The outlook for the global economy remains highly uncertain. For example, the European economy could be negatively impacted by Brexit and the end of quantitative easing in 2018, while the US continues to face political challenges. Meanwhile, the geopolitical outlook in Asia regarding North Korea continues to create an unstable outlook for the region.
Due to the potential for difficulties in these areas, as well as many others, it could be crucial to ensure that a portfolio is not only diversified at a company level, but also in terms of the mix of regions in which those businesses operate. This may not only reduce the risk of loss in future, but could also improve growth potential, too.
While investing in companies listed on different stock exchanges across the globe may seem like an obvious means of reducing geographical risk, the process may be simpler than that. With the world economy becoming more globalised in recent decades, a range of large companies now operate in a number of different markets across the globe.
Therefore, it may be possible for an investor to buy shares in companies listed on one index only and, provided he/she chooses companies with exposure to a range of economies, deliver a wide geographic spread. This would be likely to keep costs down for the individual investor, and also make the task of managing their portfolio much simpler.
Of course, different regions across the globe have a high degree of interdependence with one another. This means that what happens in one region is likely to have a direct effect on the outlook for other regions. However, it does not mean that all regions of the world are expected to grow at a similar pace in future.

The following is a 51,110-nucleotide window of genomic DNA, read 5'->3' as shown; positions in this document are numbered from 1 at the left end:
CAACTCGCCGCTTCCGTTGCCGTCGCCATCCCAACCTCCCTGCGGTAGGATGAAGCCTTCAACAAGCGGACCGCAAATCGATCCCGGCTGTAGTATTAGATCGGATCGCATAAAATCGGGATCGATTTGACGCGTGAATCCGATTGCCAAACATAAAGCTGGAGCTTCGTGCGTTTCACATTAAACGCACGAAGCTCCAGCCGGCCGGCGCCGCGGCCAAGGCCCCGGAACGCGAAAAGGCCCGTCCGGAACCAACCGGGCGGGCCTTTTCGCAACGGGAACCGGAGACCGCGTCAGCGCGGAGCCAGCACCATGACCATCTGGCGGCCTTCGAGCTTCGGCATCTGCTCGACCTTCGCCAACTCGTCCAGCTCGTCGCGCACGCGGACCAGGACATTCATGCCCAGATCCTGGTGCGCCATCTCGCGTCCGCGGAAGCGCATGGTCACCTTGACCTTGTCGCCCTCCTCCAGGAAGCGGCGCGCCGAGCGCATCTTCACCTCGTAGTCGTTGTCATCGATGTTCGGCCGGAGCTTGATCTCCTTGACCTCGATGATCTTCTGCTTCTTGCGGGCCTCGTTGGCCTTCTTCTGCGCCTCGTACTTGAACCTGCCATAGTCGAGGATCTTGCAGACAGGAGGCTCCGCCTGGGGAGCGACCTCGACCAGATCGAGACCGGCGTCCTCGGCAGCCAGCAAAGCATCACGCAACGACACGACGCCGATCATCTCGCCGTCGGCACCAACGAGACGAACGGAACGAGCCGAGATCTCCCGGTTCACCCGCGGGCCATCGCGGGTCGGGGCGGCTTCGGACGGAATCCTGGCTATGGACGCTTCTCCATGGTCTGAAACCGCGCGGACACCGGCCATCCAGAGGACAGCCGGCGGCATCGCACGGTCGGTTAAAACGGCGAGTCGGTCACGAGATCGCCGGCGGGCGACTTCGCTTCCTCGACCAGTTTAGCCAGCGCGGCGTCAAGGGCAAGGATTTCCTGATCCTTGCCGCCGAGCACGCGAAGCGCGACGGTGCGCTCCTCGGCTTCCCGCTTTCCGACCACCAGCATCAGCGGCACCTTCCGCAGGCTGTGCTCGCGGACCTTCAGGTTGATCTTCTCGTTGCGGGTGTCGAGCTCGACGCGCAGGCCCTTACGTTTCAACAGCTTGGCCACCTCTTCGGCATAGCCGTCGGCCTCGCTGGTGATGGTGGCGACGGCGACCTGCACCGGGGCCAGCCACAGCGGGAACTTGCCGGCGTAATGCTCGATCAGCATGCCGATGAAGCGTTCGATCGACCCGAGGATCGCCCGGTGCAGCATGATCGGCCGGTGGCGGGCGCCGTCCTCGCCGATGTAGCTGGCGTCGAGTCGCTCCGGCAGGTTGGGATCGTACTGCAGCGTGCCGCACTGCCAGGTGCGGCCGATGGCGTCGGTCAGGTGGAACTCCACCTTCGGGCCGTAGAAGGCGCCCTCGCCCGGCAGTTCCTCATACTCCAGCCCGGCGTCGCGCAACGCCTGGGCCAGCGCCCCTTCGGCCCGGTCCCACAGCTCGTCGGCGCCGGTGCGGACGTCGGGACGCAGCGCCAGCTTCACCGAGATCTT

One reason for different growth rates over the next couple of years could be alternative policy choices made by Central Banks. For example, in the US and UK the Federal Reserve and Bank of England are looking to tighten monetary policy at the present time. This could create lower GDP growth rates in future and may mean that the potential for profit growth from companies operating in those countries declines. Similarly, the ECB has delivered a highly accommodative monetary policy in the Eurozone, and this has created strong growth opportunities for companies operating in the region.
Looking ahead, it may be prudent for investors to therefore have a mix of companies operating in different regions due to the potential for higher growth opportunities. With China continuing to offer one of the highest growth rates in the G20, for example, focusing on consumer goods companies or financial services providers operating in the country could be a shrewd move.
Likewise, it may be prudent to consider the effect of reduced monetary policy stimulus in the UK, US and even the Eurozone next year. Buying shares in companies operating in a range of developed and developing markets could be one means of doing so. It could boost the risk/return ratio of your portfolio in the long run.
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